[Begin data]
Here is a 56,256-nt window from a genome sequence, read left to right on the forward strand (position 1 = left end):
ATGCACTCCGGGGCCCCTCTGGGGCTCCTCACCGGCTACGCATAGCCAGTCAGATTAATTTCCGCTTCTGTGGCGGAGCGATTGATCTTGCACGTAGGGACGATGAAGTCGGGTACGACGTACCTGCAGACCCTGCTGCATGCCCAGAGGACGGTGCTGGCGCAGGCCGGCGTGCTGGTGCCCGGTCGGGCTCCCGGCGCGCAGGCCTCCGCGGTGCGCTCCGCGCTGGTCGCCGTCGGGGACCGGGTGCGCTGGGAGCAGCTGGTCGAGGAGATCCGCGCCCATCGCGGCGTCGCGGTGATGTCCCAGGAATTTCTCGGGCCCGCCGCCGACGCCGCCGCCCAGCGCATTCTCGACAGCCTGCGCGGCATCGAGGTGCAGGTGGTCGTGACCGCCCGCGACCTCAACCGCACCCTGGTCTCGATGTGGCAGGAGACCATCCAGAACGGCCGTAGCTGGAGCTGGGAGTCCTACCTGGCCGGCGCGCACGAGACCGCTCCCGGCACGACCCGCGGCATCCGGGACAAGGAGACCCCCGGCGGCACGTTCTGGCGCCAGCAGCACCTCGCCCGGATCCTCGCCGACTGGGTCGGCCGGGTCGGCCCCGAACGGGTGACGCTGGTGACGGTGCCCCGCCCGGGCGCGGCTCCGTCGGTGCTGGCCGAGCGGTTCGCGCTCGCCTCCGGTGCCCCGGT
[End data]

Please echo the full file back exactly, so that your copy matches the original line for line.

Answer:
Here is a 56,256-nt window from a genome sequence, read left to right on the forward strand (position 1 = left end):
ATGCACTCCGGGGCCCCTCTGGGGCTCCTCACCGGCTACGCATAGCCAGTCAGATTAATTTCCGCTTCTGTGGCGGAGCGATTGATCTTGCACGTAGGGACGATGAAGTCGGGTACGACGTACCTGCAGACCCTGCTGCATGCCCAGAGGACGGTGCTGGCGCAGGCCGGCGTGCTGGTGCCCGGTCGGGCTCCCGGCGCGCAGGCCTCCGCGGTGCGCTCCGCGCTGGTCGCCGTCGGGGACCGGGTGCGCTGGGAGCAGCTGGTCGAGGAGATCCGCGCCCATCGCGGCGTCGCGGTGATGTCCCAGGAATTTCTCGGGCCCGCCGCCGACGCCGCCGCCCAGCGCATTCTCGACAGCCTGCGCGGCATCGAGGTGCAGGTGGTCGTGACCGCCCGCGACCTCAACCGCACCCTGGTCTCGATGTGGCAGGAGACCATCCAGAACGGCCGTAGCTGGAGCTGGGAGTCCTACCTGGCCGGCGCGCACGAGACCGCTCCCGGCACGACCCGCGGCATCCGGGACAAGGAGACCCCCGGCGGCACGTTCTGGCGCCAGCAGCACCTCGCCCGGATCCTCGCCGACTGGGTCGGCCGGGTCGGCCCCGAACGGGTGACGCTGGTGACGGTGCCCCGCCCGGGCGCGGCTCCGTCGGTGCTGGCCGAGCGGTTCGCGCTCGCCTCCGGTGCCCCGGT